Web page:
Bioeconomy is one focus in Fraunhofer LO Brazil by combining economy and sustainability

We have been living beyond our means for quite a while. The use of natural resources such as water, soil or raw materials exceeds the earth's ability for regeneration. The growing world population, climate change and the decline in biodiversity are leading to an ever-faster downward spiral: It is high time for fundamental change. The bioeconomy aims to harmonize the economy and ecology through bio-based production, working and living concepts. Scientists at the Fraunhofer-Gesellschaft explore biological systems and combine their findings with imaginative technologies to develop pioneering innovations for a sustainable economy. Follow bellow the main areas focus to be improved by bioeconomy in Brazil:


A balanced diet plays a key role in our health. But what is the most sustainable way to produce nutritional foods – particularly when there is less and less land and a growing global population? The bioeconomy offers numerous opportunities, including the exploitation of new climate-friendly sources of protein and the production of valuable dietary supplements made from macroalgae, which thrive without fertilizer, freshwater and energy.


Artificial fertilizers, chemical-based pesticides and the increased use of machines and technical processes have significantly boosted agricultural yields over the decades. While it took one farmer to feed ten people after World War II, the yield of one farmer can now supply 135 people, a transition that has more than left its mark on the ecosystem. Biodiversity is on the decline, pesticide residues in food and water are a major problem, and the ecological balance has been destroyed. Fraunhofer researchers are working on making agriculture more sustainable.

New materials

In what way can new materials be developed that are just as good as existing ones, but can be sustainably produced and disposed of? The bioeconomy offers plenty of potential here. For example, researchers are working on reusable and compostable packaging and natural materials that could replace carbon fibers.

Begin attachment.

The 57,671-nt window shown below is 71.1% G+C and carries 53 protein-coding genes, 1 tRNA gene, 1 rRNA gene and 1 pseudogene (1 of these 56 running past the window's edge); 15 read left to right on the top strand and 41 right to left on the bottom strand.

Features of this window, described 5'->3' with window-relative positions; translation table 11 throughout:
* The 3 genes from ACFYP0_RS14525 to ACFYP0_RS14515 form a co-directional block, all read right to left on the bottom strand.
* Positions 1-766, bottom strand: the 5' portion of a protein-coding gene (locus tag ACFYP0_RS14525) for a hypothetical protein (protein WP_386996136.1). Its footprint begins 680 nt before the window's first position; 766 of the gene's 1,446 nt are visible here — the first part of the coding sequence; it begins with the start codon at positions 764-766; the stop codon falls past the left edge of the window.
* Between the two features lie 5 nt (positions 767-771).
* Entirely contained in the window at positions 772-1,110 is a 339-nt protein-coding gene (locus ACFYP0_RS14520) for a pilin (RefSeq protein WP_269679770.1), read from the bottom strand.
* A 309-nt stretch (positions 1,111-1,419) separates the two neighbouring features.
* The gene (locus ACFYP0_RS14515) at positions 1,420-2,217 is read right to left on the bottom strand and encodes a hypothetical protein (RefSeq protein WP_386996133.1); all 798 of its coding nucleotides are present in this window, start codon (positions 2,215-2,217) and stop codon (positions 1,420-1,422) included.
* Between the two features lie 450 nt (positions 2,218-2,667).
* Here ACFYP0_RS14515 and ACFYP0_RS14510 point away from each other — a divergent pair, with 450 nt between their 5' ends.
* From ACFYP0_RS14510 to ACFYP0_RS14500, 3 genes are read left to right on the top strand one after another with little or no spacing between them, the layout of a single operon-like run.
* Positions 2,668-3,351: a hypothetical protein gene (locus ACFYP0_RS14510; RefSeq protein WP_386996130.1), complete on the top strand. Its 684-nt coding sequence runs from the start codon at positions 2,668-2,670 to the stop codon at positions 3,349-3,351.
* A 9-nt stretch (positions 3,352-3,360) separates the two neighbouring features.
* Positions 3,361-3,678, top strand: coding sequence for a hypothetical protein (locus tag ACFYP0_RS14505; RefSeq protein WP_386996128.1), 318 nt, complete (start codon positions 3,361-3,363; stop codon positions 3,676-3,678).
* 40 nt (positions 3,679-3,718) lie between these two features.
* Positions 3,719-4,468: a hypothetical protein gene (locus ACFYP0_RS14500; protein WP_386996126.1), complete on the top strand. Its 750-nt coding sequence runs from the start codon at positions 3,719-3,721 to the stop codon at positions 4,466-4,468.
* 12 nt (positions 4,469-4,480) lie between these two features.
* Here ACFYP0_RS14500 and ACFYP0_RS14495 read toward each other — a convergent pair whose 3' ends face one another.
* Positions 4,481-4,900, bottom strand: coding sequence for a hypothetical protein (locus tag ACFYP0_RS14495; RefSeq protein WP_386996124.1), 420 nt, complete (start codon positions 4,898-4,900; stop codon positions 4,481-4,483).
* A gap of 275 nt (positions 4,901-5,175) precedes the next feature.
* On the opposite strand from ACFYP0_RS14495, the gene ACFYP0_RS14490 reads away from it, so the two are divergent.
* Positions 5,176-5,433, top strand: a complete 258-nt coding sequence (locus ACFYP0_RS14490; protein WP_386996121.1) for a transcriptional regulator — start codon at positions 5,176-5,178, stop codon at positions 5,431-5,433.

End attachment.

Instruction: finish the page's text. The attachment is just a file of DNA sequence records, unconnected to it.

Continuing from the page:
Extracting medicines from plants and microorganisms is nothing new – one prominent example is insulin. But there is still much more potential to be exploited: for example, modern biotechnology offers efficient treatment options for antibiotic-resistant bacteria. It is impossible to imagine therapy for illnesses such as cancer and autoimmune diseases without biopharmaceuticals. Living microorganisms and cells are used as “mini factories” for the production of active ingredients.


Humans and animals require a healthy environment. But things look much different in reality: plastic waste is polluting the oceans and killing animals, while climate change with its scorching summers in recent years has brought about prolonged drought and devastating fires. The aim of the bioeconomy is to help protect the environment and promote a sustainable economy, by replacing petroleum, for example in the chemical industry, responding to water scarcity and recycling plastics over and over again rather than throwing them away.


Fossil fuels are increasingly being replaced with renewable energies, which are energies sourced from wind, sun and biomass, in a desperate attempt to achieve climate goals. But wind and solar energy is inconsistent and tends to fluctuate, making solutions for exploiting excess energy a must. In addition to sun and wind, biomass is also an important pillar in the energy mix of the future.